The New Iranian Presidency: A Game of Many Unknows Michel Makinsky, Politique étrangère, 3/2005, (Autumn).
The outcome of the Iranian presidential election has surprised many observers. Most analysts who wished for the victory of the State Expediency Council chairman Rafsandjani, simply forgot one thing: voters. In spite of obvious paramilitary, pasdarans and bassiji pressures, this is an unquestionable victory for the new conservatives. Mahmoud Ahmadinejad has kept a low-profile campaign. Most importantly, however, he managed to gain the support of the poor, lower middle-class people who harbor strong resentment towards Rafsandjani and corrupt politicians, and who have been disappointed by the lack of interest from reformist parties in improving their day-to-day lives. This 'silent majority' simply wants jobs and decent wages. A new rift is becoming visible between rigid 'neocons' and 'pragmatists' led by Rafsandjani. Khatami's successor's ability and strategy remain open to debate. His ideological discourse may lead to internal constraints and uncomfortable dialogue with the European Union. In essence, Iran's future remains unpredictable.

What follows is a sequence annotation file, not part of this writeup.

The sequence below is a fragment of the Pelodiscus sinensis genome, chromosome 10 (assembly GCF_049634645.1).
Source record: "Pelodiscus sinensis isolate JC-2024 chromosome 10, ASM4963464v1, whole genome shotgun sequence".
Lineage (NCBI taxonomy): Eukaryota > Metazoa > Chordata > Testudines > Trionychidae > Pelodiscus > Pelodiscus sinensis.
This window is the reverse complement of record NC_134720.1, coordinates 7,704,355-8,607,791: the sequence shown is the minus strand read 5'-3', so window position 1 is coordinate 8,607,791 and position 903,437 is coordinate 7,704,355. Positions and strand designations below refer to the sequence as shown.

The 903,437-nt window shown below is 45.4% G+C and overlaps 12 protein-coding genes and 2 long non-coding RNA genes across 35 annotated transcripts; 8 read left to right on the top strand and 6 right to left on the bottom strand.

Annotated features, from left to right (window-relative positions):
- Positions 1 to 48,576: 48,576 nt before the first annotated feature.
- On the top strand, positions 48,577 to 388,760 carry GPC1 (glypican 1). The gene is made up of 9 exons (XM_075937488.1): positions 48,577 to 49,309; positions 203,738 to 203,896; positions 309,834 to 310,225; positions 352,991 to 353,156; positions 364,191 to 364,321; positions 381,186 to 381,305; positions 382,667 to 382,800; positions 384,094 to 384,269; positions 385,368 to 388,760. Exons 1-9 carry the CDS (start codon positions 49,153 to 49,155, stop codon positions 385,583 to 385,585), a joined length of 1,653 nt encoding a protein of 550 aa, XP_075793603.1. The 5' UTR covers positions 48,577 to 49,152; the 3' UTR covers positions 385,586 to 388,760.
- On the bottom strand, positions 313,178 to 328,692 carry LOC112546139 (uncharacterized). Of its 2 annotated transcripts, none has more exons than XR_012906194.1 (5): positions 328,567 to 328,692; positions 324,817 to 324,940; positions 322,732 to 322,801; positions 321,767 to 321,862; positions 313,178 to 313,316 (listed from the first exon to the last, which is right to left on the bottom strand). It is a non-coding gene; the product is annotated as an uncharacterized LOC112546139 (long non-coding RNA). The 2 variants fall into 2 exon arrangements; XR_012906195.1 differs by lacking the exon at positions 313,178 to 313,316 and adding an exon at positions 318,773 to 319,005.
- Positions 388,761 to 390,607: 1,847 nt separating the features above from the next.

Michel Makinsky educates on Iran and Islam at the École supérieure de Commerce et de Management of Poitiers (ESCEM), and is a Scientific Associate at the University of Liège.